Obviously, I am big proponent of using email to reach out to your customers to stay top of mind or to fill up a suddenly open schedule. However, a recent customer service experience I had with a personal consultant illustrates that email is not always the right communication tool for all jobs.
Here’s the scenario: My family and I had an appointment with this person set for 6 p.m. one evening, but the consultant thought the meeting was scheduled for 5. These things happen. But, when we didn’t show up at 5, she sent an email at 5:30 saying, “Sorry I missed you,” and left the office. While I am known to check my email frequently, I did not in the half-hour leading up to the supposed appointment time, so when we arrived, we were more than surprised to find the office closed.
The consultant has my and my wife’s phone numbers, so she should have called to check and see if we were still coming for our meeting, rather than assuming we weren’t and sending a last-minute email to reschedule. This is especially true given that she was waiting on us before she closed the office for the evening, and as a result, had left us high and dry. We live a short distance from the meeting place, so we could have easily made it there earlier if we knew in a timely manner.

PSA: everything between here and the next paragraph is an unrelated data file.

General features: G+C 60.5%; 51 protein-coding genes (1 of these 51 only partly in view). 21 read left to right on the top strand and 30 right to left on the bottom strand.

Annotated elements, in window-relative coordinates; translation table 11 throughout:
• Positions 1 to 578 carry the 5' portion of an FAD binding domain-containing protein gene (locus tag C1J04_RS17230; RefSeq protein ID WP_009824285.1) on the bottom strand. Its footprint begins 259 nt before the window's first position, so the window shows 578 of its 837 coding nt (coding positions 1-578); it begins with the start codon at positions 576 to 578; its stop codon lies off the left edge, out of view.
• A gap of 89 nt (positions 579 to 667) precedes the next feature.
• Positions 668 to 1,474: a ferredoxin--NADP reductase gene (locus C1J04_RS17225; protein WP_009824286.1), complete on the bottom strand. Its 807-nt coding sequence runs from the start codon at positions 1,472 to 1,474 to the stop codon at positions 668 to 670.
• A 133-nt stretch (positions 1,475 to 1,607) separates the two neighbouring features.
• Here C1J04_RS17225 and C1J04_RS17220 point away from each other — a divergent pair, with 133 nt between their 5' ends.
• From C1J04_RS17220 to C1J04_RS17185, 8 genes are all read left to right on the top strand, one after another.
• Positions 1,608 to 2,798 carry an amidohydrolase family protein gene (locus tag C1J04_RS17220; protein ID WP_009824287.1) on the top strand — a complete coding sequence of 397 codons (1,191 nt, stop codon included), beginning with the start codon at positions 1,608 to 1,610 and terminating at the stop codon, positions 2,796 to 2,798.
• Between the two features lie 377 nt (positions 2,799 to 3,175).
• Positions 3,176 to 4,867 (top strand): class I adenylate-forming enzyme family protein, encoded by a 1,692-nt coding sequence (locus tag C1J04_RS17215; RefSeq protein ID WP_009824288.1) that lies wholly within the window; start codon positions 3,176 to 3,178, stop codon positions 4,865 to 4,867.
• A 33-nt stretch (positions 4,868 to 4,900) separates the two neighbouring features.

Yes, email is great for reaching people. Social media networks, too. While those tools can spread word quickly, there’s no guarantee that the person you’re trying to reach will see it in time. If you have a last minute change of plans that might impact a customer or client, you need to pick up the phone to ensure the other party is aware of the change. If you get a voicemail or answering machine, leave a message and at least give the client a few minutes to respond if possible. It’s common courtesy.
In such a time-sensitive nature, people should rely on real-time communications tools, like the time-tested telephone. Doing so in this case would have saved a lot of aggravation and turned a bad customer experience into a positive one.